Bill Cosby's lawyer is once again attempting to set the record straight. In a statement to NBC News on Thursday, Dec. 18, attorney John P. Schmitt said that the comedian's earlier comments to New York Post reporter Stacy Brown about "black media" were misinterpreted.
As previously reported, Brown called Cosby at his home on Friday, Dec. 12, to ask about the mounting allegations of rape and sexual assault against him. In response, the Cosby Show alum said, "Let me say this: I only expect the black media to uphold the standards of excellence in journalism and when you do that, you have to go in with a neutral mind."
The actor's quotes — his first in weeks — quickly made headlines. But Schmitt says the comments "continue to be misconstrued in a way that can only call into question the fair-mindedness of certain commentators."
Schmitt went on to call out Brown for the way he handled the chat. "As previously noted, Mr. Brown identified himself to Mr. Cosby as a freelance reporter for a number of African-American media," Cosby's lawyer said in his statement. "To be clear, Mr. Cosby did not ask for special treatment from the African-American media. To the contrary, he asked that they adhere to journalistic standards and approach the story in a neutral manner — without a predisposition on either side of the story. It is of course what we would expect of all media."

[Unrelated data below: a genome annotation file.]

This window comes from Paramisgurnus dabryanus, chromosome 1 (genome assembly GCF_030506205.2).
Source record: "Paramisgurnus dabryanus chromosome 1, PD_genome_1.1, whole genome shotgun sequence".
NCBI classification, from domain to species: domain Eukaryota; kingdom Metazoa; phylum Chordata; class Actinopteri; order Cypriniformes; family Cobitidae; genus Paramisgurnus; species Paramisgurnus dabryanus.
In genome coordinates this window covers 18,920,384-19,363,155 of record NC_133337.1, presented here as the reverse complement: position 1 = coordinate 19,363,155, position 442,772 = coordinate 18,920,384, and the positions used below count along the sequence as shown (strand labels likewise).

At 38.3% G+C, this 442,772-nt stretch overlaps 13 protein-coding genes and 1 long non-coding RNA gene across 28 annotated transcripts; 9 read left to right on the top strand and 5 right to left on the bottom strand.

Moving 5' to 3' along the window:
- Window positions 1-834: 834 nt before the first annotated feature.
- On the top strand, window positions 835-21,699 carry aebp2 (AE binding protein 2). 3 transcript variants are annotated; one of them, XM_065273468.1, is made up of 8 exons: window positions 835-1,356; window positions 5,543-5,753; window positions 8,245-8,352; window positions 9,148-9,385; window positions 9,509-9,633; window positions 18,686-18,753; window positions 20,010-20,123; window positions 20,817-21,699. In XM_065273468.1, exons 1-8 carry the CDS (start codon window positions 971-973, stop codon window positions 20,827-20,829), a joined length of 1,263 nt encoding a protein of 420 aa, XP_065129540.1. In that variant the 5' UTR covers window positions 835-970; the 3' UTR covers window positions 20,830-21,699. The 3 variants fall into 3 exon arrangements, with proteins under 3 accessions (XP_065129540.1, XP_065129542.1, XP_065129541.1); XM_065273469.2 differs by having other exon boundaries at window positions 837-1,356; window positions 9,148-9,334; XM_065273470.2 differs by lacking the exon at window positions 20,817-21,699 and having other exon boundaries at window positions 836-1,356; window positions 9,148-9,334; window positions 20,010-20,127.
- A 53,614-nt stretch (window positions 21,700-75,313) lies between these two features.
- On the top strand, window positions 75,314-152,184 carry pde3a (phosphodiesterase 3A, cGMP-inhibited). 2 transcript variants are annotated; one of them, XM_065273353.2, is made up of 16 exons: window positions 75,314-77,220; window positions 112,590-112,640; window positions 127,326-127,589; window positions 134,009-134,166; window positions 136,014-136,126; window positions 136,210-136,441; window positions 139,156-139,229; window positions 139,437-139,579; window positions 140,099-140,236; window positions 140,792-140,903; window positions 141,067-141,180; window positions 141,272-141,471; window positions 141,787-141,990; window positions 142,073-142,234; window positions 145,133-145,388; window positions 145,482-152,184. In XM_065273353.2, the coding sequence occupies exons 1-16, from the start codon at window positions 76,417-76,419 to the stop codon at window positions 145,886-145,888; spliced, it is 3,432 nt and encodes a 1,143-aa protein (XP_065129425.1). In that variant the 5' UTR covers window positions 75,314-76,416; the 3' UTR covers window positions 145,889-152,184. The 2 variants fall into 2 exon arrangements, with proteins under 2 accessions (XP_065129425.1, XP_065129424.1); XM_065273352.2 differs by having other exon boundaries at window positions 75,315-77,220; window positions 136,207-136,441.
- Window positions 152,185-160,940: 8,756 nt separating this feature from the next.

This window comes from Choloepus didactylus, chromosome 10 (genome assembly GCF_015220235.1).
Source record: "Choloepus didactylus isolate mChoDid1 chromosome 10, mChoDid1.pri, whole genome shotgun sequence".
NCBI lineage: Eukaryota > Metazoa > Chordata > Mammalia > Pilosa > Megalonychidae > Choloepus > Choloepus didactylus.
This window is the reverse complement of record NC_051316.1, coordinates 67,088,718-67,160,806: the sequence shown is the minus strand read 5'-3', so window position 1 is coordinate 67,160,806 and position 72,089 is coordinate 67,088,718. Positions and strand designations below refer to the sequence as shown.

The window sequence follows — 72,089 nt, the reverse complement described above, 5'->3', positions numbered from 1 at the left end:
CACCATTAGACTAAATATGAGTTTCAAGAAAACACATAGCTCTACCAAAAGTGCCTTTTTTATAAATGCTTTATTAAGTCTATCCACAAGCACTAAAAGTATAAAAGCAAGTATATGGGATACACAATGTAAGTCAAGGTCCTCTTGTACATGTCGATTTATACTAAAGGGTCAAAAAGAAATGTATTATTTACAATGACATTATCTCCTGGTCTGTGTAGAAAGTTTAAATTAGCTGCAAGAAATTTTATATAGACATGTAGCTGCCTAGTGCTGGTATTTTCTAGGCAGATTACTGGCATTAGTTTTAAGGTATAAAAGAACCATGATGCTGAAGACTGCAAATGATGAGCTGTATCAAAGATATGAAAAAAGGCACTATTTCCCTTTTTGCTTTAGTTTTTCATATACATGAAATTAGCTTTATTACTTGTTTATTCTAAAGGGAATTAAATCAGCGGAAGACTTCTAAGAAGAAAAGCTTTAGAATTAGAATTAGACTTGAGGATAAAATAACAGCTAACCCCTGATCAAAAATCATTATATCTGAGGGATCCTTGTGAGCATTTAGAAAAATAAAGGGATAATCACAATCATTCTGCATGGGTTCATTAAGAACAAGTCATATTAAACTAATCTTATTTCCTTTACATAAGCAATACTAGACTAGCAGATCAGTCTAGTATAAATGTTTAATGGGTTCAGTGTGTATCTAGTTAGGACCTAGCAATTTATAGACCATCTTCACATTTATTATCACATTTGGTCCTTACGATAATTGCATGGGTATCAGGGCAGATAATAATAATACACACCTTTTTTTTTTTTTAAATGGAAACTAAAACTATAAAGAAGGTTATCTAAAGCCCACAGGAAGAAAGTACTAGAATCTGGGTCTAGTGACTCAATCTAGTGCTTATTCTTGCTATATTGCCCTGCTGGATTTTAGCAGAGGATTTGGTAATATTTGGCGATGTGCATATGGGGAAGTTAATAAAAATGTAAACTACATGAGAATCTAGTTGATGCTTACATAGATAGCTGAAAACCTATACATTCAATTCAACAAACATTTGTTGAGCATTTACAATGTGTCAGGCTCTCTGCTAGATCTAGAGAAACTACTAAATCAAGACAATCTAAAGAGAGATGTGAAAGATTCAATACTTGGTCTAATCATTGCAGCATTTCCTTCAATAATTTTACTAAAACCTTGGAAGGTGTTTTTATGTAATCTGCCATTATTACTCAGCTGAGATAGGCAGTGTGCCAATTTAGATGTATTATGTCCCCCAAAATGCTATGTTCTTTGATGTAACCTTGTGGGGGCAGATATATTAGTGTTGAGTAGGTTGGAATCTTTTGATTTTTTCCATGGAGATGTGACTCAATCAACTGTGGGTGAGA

Citing Georgetown University professor and MSNBC contributor Michael Eric Dyson as "perhaps the most egregious example" of "reckless" commentary, Schmitt added, "Dyson, who has been a persistent critic of Mr. Cosby's call for responsibility in the African-American community, has stated that Mr. Cosby's request for neutrality is part of what he calls Mr. Cosby's 'rape [of the] entire black community.'"
(In a discussion about the comedian on Wednesday, Dec. 17, Dyson alluded to Cosby's outspoken criticism of the black community in recent years, saying, "The very kind of man who would rape women, allegedly, is the same kind of man who will rape an entire black community, poor black people who are vulnerable before him, using his powerful foot to clump down on their necks.")
Schmitt told NBC News: "Mr. Cosby understands that Mr. Dyson does not agree with Mr. Cosby's views, but such mean-spirited and reckless rhetoric cannot go unchallenged by responsible people and journalists." (Dyson has previously criticized Cosby for his comments about personal responsibility, and even wrote a book, Is Bill Cosby Right? Or Has the Black Middle Class Lost Its Mind?.)
Cosby, for his part, is remaining tight-lipped on the ordeal, but both his wife, Camille, and his daughter, Evin, have spoken out in his defense.
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